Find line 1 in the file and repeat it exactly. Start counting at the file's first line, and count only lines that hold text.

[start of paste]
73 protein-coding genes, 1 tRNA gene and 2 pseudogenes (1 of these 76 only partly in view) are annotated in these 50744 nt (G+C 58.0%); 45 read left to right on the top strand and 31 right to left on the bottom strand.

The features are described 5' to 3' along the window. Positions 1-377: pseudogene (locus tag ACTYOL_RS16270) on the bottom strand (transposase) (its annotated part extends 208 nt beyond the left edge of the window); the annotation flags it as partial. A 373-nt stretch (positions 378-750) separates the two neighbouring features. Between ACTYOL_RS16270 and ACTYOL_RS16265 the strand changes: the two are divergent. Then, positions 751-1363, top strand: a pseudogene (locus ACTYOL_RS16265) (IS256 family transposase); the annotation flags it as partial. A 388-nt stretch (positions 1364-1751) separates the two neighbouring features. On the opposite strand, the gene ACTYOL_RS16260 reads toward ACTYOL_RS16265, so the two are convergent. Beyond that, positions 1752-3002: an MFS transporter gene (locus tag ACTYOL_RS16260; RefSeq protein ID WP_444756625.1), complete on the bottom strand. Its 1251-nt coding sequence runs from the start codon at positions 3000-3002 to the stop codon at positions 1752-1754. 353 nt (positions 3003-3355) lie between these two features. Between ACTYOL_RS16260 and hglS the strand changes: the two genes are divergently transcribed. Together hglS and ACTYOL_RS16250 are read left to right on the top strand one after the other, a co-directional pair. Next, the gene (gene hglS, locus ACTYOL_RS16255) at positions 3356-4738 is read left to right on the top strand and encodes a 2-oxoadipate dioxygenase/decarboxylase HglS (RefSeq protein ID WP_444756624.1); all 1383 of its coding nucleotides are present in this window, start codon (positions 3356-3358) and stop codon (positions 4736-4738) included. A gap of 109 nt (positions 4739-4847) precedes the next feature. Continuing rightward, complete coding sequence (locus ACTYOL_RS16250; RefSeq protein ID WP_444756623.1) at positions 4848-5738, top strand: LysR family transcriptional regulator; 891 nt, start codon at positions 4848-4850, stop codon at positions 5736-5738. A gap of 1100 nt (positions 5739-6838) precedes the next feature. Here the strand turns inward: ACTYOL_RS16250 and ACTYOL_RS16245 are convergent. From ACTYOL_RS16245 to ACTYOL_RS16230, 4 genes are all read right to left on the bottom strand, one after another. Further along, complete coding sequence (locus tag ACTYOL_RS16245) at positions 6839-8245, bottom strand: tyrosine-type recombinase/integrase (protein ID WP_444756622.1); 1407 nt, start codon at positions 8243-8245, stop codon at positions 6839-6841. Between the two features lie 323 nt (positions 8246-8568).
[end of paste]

73 protein-coding genes, 1 tRNA gene and 2 pseudogenes (1 of these 76 only partly in view) are annotated in these 50744 nt (G+C 58.0%); 45 read left to right on the top strand and 31 right to left on the bottom strand.